On the day after the procedure, all patients had an echocardiogram recorded as baseline for further follow up and to exclude pericardial effusion, and an ECG to document atrial rhythm and, if in sinus rhythm, P wave morphology. All patients in persistent AF before ablation were prescribed potent antiarrhythmics on discharge—typically flecainide and a β blocker—for at least three months and anticoagulation was recommenced. However, patients taking amiodarone were continued on this and sotalol was prescribed to those with a history of previous flecainide intolerance. Treatment was individualised for patients with a history of paroxysmal AF only, and some patients chose to have their antiarrhythmic treatment discontinued altogether after the procedure. Oral anticoagulation was restarted in all patients with persistent AF before ablation, any patient with a previous embolic event, and patients with paroxysmal AF who had been taking it before the procedure. Thus, all patients were taking either warfarin or aspirin after their procedure.
Patients were reviewed regularly, typically at six weeks and at three, six, and 12 months after their ablation procedure. This report presents outcome data for all patients at six months after their first anti-AF ablation procedure. Outcome at six months was chosen intentionally as the optimum interval at which to report follow up, to avoid uncertainties about the relevance for longer term outcome of earlier recurrences in patients in persistent AF at the time of ablation. This interval also allows a generous period for atrial reverse remodelling to have occurred and, in our opinion, is likely to provide a truer indication of longer term outcome.3,4,21 At each interval during follow up, rhythm status was determined on the basis of symptoms since last review and rhythm on that occasion from a 12 lead ECG. In addition, all patients free of symptomatic AF had a 48 hour Holter ECG recorded to exclude the occurrence of asymptomatic episodes of AF. An echocardiogram was also recorded at most follow up visits to remeasure the size of the left atrium and left ventricular function. Whether antiarrhythmic and anticoagulant treatment was maintained or withdrawn during follow up was decided on the basis of rhythm status and the patient’s wishes. If treatment was reduced or withdrawn and symptoms of palpitation recurred or asymptomatic AF was seen on Holter ECGs, treatment was restarted and continued indefinitely.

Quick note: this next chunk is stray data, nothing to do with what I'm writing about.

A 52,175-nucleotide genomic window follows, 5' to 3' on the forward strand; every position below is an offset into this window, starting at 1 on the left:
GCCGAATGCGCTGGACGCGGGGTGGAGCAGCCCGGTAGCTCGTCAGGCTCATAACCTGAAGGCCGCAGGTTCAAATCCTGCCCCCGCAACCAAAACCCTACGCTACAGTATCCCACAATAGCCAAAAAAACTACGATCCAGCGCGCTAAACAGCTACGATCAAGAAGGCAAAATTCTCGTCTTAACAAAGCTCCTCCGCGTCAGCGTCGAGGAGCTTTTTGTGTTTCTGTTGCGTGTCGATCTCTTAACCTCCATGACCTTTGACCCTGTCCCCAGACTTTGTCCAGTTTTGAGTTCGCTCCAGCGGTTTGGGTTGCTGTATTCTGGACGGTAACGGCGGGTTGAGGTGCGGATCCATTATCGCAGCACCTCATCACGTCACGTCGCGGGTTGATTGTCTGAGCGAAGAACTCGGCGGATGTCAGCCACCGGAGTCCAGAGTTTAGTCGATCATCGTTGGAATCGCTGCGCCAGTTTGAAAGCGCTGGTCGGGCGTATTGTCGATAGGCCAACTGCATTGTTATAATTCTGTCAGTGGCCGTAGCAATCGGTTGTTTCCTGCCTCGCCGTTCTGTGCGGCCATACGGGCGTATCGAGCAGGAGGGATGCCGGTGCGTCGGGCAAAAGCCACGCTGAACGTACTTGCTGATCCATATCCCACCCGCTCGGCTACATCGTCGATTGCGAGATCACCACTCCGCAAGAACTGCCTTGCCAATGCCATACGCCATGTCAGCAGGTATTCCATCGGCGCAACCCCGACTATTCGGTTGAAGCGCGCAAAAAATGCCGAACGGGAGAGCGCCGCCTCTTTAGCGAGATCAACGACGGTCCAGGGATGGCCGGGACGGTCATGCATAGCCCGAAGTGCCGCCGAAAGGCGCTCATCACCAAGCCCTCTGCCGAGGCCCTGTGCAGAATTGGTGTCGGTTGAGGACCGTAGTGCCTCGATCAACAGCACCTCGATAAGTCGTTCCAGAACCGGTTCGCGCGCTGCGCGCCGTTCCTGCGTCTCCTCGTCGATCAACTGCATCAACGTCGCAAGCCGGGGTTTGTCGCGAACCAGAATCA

Unless otherwise stated all values are expressed as mean (1 SD). Groups were compared by χ2 test for discontinuous and Student’s t test for continuous variables, adjusted when required for small sample size. Subgroups were compared by analysis of variance. In all cases, differences were considered significant at the 5% probability level and highly significant at the 1% probability level.
One hundred consecutive patients with idiopathic AF underwent their first focal pulmonary vein ablation in the period February 1999 to December 2002. Mean age was 52 years (range 23–73 years) and 81 were men—a four to one male to female preponderance. No patient had sinus node disease or a bradycardia indication for pacing, but one had previously undergone an aortic valve replacement and another surgical division of an accessory pathway. In the years before AF ablation, 33 patients had undergone another form of catheter ablation: right atrial flutter isthmus ablation in 19; right atrial intercaval line ablation in two; both of these right atrial procedures in five; catheter modification of the atrioventricular junction for a separate diagnosis of atrioventricular nodal re-entry tachycardia in two; ablation of the left sided accessory pathway in two; and combined right atrial tachycardia and flutter isthmus ablation in one. Many of these earlier right atrial ablation procedures were attempts to improve arrhythmia control before the introduction of focal pulmonary vein ablation at this hospital. Two patients had dual chamber pacemakers, capable of anti-AF pacing, implanted previously. No patient had echocardiographic evidence of left ventricular hypertrophy or reduced systolic function, but in 23 the transverse left atrial dimension exceeded the upper limits of normal for this department: 45 mm in men and 40 mm in women.
Mean duration of any AF history was 53 months (range 6–180 months) and the primary indication for ablation was uncontrolled symptoms despite drug treatment in 89. The remaining 11 patients underwent ablation in an attempt to avoid long term antiarrhythmic and anticoagulant treatments. Patients took a mean of three (range 1–5) antiarrhythmic drugs before ablation. Figure 1 details antiarrhythmic drug use before and after ablation.
Results of 24 hour Holter ECG recordings were available for 88 patients and AF onset was seen in 58. Initiation was with P on T pattern atrial extrasystoles in 31. Frequent atrial extrasystoles or runs of rapid atrial tachycardia were evident in another four and 10 patients were in AF throughout the recording period. In only 12 patients were the recordings considered normal.